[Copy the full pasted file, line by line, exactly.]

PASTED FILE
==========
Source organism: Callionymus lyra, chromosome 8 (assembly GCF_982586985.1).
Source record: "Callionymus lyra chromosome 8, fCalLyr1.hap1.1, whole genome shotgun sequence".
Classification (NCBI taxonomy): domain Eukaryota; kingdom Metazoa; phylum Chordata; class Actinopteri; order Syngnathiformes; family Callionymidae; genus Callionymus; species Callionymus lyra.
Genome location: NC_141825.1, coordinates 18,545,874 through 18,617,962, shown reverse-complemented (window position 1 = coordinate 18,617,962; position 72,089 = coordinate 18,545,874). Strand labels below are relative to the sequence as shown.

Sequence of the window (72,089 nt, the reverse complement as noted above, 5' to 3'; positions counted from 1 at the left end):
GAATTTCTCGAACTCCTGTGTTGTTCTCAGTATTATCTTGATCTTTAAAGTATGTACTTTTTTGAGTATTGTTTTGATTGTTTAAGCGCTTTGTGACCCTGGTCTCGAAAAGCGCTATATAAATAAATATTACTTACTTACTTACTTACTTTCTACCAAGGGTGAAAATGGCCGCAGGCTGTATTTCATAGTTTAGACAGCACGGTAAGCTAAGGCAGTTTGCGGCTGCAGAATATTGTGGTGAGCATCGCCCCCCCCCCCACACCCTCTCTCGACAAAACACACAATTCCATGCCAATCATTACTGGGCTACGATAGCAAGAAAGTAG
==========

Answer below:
Source organism: Callionymus lyra, chromosome 8 (assembly GCF_982586985.1).
Source record: "Callionymus lyra chromosome 8, fCalLyr1.hap1.1, whole genome shotgun sequence".
Classification (NCBI taxonomy): domain Eukaryota; kingdom Metazoa; phylum Chordata; class Actinopteri; order Syngnathiformes; family Callionymidae; genus Callionymus; species Callionymus lyra.
Genome location: NC_141825.1, coordinates 18,545,874 through 18,617,962, shown reverse-complemented (window position 1 = coordinate 18,617,962; position 72,089 = coordinate 18,545,874). Strand labels below are relative to the sequence as shown.

Sequence of the window (72,089 nt, the reverse complement as noted above, 5' to 3'; positions counted from 1 at the left end):
GAATTTCTCGAACTCCTGTGTTGTTCTCAGTATTATCTTGATCTTTAAAGTATGTACTTTTTTGAGTATTGTTTTGATTGTTTAAGCGCTTTGTGACCCTGGTCTCGAAAAGCGCTATATAAATAAATATTACTTACTTACTTACTTACTTTCTACCAAGGGTGAAAATGGCCGCAGGCTGTATTTCATAGTTTAGACAGCACGGTAAGCTAAGGCAGTTTGCGGCTGCAGAATATTGTGGTGAGCATCGCCCCCCCCCCCACACCCTCTCTCGACAAAACACACAATTCCATGCCAATCATTACTGGGCTACGATAGCAAGAAAGTAG